Which brings us to this weekend’s release of Jurassic World: Fallen Kingdom, a movie that blows up the dino-island with an active volcano—THE PARK IS GONE—and brings the action to a gothic mansion and a world where auctioneers are selling dinosaurs as weapons on the black market. While all the other raptors have died, Blue is still alive, and it doesn’t take much convincing to get Owen to rescue Blue from the island before the volcano erupts; such is their bond. Fallen Kingdom takes the raptor love even further, though, by turning Blue into a straight-up hero.
The film shows archival footage of Owen with the baby raptors he’s training—taking cues from The Lost World’s baby T. rex, an apex predator is a little less frightening when you see what they looked like when they were teething. Of particular note is Blue’s initial bond with Owen: While one raptor tries to attack Owen when he feigns weakness, Blue reacts with empathy by snuggling next to his face. It’s a genuinely touching moment, and as someone prone to crying over animal videos, it nearly brought me to tears. Blue really does love Owen! Not since James Franco and Caesar in Rise of the Planet of the Apes has a blockbuster conveyed the affinity between man and animal so humanely.
There was a clear impetus from director J.A. Bayona to give Blue more anthropomorphic qualities, like E.T. with a disconcerting bite radius. Even when Blue does her human-killing thing, it’s only against the evil auctioneers’ armed henchmen—there is a scene, which you see briefly in the trailer, where Blue kills two goons and jumps out a window before a gas tank explodes. Even in the context of this supremely silly movie, I nearly jumped out of my seat to applaud Blue the Action Star.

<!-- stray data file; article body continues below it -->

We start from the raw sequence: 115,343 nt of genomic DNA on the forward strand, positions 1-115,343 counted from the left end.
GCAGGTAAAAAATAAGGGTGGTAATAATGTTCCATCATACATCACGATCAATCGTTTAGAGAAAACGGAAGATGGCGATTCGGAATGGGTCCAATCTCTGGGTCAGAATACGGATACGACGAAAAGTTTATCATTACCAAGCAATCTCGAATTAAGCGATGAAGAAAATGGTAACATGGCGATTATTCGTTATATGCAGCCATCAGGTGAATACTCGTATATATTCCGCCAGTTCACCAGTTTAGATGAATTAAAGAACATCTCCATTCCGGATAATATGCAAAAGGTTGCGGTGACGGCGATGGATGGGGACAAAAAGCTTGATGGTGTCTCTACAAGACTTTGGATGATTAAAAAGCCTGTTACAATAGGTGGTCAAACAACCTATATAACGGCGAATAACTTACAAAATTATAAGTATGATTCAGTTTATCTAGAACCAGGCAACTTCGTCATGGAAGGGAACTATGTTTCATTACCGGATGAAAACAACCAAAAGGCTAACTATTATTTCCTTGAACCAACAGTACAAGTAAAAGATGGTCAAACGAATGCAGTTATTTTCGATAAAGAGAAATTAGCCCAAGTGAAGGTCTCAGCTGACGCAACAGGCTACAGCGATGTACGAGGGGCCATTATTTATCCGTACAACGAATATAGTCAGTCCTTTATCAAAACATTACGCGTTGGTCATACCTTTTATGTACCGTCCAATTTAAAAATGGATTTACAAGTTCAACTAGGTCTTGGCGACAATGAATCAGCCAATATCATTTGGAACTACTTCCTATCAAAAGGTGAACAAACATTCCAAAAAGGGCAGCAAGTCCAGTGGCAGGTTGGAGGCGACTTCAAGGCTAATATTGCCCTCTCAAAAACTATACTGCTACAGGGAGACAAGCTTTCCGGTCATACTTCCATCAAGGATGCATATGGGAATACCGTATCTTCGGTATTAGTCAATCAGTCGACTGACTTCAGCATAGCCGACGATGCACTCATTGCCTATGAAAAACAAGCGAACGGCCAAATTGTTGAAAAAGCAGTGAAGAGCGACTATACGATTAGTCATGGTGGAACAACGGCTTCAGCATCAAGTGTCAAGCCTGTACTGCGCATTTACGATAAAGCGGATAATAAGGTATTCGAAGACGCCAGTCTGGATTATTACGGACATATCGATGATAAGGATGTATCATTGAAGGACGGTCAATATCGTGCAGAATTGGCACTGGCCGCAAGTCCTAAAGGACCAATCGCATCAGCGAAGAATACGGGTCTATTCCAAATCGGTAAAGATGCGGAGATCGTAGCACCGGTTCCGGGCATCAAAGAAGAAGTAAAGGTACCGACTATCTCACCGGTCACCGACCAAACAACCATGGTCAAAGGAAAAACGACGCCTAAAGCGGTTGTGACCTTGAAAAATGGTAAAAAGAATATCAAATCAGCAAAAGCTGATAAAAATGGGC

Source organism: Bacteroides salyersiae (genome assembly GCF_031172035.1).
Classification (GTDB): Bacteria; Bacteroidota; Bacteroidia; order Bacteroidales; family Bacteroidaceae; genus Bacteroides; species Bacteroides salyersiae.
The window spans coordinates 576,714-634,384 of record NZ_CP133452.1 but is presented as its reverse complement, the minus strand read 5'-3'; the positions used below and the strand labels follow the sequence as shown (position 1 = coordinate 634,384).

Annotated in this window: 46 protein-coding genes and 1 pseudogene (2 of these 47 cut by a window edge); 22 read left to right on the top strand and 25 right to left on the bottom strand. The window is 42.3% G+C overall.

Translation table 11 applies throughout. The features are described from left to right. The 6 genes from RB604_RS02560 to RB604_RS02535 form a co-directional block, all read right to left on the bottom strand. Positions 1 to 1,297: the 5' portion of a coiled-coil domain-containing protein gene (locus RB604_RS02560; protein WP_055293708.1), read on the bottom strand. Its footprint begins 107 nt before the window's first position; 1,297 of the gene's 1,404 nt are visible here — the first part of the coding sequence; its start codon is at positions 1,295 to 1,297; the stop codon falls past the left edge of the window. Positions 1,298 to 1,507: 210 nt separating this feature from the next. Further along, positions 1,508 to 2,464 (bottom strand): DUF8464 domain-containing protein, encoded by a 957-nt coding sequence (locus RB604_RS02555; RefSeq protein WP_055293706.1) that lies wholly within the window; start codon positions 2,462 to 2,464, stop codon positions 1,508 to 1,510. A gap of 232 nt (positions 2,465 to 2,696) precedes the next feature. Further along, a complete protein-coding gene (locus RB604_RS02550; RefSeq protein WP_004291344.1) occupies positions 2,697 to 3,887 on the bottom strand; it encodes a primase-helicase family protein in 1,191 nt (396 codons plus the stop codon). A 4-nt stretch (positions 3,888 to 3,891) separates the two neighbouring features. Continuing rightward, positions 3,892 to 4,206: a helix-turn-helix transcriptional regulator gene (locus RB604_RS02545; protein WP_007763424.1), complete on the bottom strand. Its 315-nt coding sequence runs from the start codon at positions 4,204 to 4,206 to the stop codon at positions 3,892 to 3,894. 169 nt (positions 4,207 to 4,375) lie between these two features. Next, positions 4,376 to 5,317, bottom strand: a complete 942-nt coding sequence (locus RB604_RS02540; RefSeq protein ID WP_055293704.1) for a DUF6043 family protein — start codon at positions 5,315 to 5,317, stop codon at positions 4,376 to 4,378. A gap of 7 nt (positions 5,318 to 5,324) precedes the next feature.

Blue also comes through in the clutch against the Indoraptor, the franchise’s latest genetic monstrosity that begins terrorizing the mansion when it—shocker!—escapes. Blue protects Owen and an adorable little girl—the latest in Jurassic Park’s long line of kids getting pulled into traumatizing dinosaur situations—and eventually faces off with the new big bad in absurdly epic fashion. It’s excessive. Your entire theater will be roaring for Blue the way Iceland does viking chants for its soccer team. A velociraptor is the best action hero of the summer blockbuster season so far—let that sink in.
The single greatest piece of cinematic dialogue in 2018 comes when Owen turns to his raptor BFF at the end of the movie: “Blue, come with me,” he implores. (And go where, exactly?!) Blue instead prefers to roam free, along with a plethora of dinosaurs that escape the mansion. This sets up an intriguing possibility for the third entry of the Jurassic World movies, a world where dinosaurs exist among us—a paradigm shift for our entire species that could, if the franchise were so bold, lead to our own extinction.
The final image of Fallen Kingdom is, fittingly, fixated on Blue, who’s overlooking a suburb. If this were the footnote of an O.G. Jurassic Park movie, the sight of a raptor presiding over an unsuspecting community would be absolutely horrifying. But after spending an entire movie humanizing the franchise’s most established and iconic menace, her newfound freedom feels cathartic. The Jurassic World movies are far from perfect, but with Blue, they’ve completely changed the audience’s perception of raptors. Man’s biggest dino-nightmare is suddenly man’s best dino-friend.